Next Great Batch of Okies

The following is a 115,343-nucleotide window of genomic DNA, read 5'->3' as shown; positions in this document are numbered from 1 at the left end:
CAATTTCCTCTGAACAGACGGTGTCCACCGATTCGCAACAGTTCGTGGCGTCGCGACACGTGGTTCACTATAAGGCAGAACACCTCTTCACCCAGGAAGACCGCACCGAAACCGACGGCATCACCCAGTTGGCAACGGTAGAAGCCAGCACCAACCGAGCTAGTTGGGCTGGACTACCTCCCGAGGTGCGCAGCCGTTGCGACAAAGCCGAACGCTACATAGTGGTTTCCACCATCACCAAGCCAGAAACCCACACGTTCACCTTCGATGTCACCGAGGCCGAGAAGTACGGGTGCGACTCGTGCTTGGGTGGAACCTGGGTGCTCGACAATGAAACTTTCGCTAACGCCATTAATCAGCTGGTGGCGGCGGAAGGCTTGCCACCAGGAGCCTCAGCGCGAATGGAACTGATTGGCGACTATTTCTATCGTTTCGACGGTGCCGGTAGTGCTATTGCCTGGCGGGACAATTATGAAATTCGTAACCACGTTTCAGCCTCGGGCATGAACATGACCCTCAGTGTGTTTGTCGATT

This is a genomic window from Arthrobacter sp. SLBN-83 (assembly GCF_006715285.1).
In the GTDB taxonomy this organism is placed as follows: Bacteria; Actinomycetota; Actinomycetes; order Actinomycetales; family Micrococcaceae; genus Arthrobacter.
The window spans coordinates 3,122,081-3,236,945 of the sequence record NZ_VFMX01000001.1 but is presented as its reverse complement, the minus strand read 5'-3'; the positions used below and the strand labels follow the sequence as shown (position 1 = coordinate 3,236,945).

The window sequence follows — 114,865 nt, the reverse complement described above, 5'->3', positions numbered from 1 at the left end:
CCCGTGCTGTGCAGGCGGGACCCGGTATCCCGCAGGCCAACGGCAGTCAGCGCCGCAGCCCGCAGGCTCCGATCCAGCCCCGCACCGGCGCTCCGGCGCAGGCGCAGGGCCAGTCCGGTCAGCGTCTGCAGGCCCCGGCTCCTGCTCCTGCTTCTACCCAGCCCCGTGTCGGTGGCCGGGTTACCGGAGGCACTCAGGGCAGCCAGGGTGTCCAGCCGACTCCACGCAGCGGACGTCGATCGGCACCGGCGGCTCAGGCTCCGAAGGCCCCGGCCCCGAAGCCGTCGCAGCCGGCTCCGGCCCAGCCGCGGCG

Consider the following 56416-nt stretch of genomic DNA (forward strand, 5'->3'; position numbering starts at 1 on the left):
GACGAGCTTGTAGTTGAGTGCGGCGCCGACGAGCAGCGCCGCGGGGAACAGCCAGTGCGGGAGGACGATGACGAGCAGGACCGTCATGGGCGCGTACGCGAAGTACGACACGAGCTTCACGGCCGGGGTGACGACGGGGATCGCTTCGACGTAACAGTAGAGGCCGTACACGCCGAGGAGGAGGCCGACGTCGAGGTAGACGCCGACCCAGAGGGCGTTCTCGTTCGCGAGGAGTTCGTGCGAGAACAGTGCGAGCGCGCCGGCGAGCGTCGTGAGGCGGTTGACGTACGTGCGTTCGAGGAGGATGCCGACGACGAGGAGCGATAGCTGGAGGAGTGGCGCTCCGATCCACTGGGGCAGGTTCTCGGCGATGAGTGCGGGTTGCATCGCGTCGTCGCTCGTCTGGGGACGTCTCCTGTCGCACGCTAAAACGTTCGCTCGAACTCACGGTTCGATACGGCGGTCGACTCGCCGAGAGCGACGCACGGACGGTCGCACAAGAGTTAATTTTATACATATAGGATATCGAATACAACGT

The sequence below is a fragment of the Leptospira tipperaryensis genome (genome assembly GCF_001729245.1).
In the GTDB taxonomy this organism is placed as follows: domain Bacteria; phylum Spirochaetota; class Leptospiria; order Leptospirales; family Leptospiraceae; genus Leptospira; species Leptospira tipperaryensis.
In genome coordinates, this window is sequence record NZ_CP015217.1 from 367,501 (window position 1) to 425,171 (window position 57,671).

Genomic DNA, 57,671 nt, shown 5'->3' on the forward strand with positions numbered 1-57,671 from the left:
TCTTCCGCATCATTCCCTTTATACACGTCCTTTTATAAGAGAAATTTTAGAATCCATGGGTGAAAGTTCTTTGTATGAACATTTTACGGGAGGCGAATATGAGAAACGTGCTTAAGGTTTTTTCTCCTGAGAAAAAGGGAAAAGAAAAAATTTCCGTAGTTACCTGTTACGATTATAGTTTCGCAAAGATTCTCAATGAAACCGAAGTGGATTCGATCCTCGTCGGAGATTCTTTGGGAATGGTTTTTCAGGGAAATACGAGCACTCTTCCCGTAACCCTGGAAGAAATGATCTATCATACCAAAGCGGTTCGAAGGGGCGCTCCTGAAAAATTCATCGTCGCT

This is a phenomenal self-made debut from a Tulsa band that has yet to make much of dent outside of Oklahoma and Arkansas. What a shame that is because these guys certainly have the goods. From the riff-heavy album opener "Hills to Climb" to the surprising and psychedelic folk of the title track (which hearkens back to the quieter moments of Ronald Jones-era Lips), the first *side,* in the old parlance, of this short-form album demonstrates tight musicianship, excellent production work, and nothing short of lyrical genius, especially on the deliciously dark "Illegitimate One," a wild west tale of fatherhood gone horribly wrong--not for the faint of heart. But moodiness is not what Dachshund is all about. Rather, the band traffics in an honest and intelligent exploration of emotions, relationships, and stories that offer resonance for all of us, but for which rock bands seldom seem brave enough to dip so much as a toe into. Take, for instance, the sprightly and catchy grooves of "Sleep Tight," a paean to rock n' roll pipe dreamers everywhere, with guitar cases under their beds, but too little confidence to get started. This song simply demands repeated radio play, that is, if there were such a thing as radio these days. The second side is just as balanced as the first, with crushing guitar rockers like "I Know" and "Felix Under the Stairs" smoothed out with, respectively, great harmonies and Jamaican rhythms betraying influences as diverse as Tool, Beach Boys, and the Skatellites. But it's the Pixies-esque album closer that best showcases the emotional highs and lows we've heard throughout the album in a heartbreaking torch song that still conveys a sense of playfulness and even humor. What a brilliant dose of thoughtful rock! What promise this band has! Why these guys aren't a national act is beyond me.